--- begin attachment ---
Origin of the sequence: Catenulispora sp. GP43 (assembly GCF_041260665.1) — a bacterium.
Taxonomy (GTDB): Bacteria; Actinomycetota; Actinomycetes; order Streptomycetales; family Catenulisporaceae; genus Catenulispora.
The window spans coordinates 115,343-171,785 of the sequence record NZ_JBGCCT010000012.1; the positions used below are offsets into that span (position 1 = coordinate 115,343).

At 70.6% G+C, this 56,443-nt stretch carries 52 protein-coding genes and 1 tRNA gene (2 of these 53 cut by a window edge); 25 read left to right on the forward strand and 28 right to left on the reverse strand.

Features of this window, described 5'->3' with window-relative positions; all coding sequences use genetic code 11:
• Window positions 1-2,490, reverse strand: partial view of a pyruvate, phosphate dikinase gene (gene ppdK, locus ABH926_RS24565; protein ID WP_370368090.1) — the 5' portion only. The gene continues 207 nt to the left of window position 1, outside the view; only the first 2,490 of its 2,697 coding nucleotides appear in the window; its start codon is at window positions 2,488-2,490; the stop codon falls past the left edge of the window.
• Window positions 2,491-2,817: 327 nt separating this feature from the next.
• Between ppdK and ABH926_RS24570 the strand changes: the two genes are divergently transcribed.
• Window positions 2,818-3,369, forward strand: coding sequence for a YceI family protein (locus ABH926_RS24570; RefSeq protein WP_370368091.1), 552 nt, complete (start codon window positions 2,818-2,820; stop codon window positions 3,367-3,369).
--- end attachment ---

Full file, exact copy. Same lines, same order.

Origin of the sequence: Catenulispora sp. GP43 (assembly GCF_041260665.1) — a bacterium.
Taxonomy (GTDB): Bacteria; Actinomycetota; Actinomycetes; order Streptomycetales; family Catenulisporaceae; genus Catenulispora.
The window spans coordinates 115,343-171,785 of the sequence record NZ_JBGCCT010000012.1; the positions used below are offsets into that span (position 1 = coordinate 115,343).

At 70.6% G+C, this 56,443-nt stretch carries 52 protein-coding genes and 1 tRNA gene (2 of these 53 cut by a window edge); 25 read left to right on the forward strand and 28 right to left on the reverse strand.

Features of this window, described 5'->3' with window-relative positions; all coding sequences use genetic code 11:
• Window positions 1-2,490, reverse strand: partial view of a pyruvate, phosphate dikinase gene (gene ppdK, locus ABH926_RS24565; protein ID WP_370368090.1) — the 5' portion only. The gene continues 207 nt to the left of window position 1, outside the view; only the first 2,490 of its 2,697 coding nucleotides appear in the window; its start codon is at window positions 2,488-2,490; the stop codon falls past the left edge of the window.
• Window positions 2,491-2,817: 327 nt separating this feature from the next.
• Between ppdK and ABH926_RS24570 the strand changes: the two genes are divergently transcribed.
• Window positions 2,818-3,369, forward strand: coding sequence for a YceI family protein (locus ABH926_RS24570; RefSeq protein WP_370368091.1), 552 nt, complete (start codon window positions 2,818-2,820; stop codon window positions 3,367-3,369).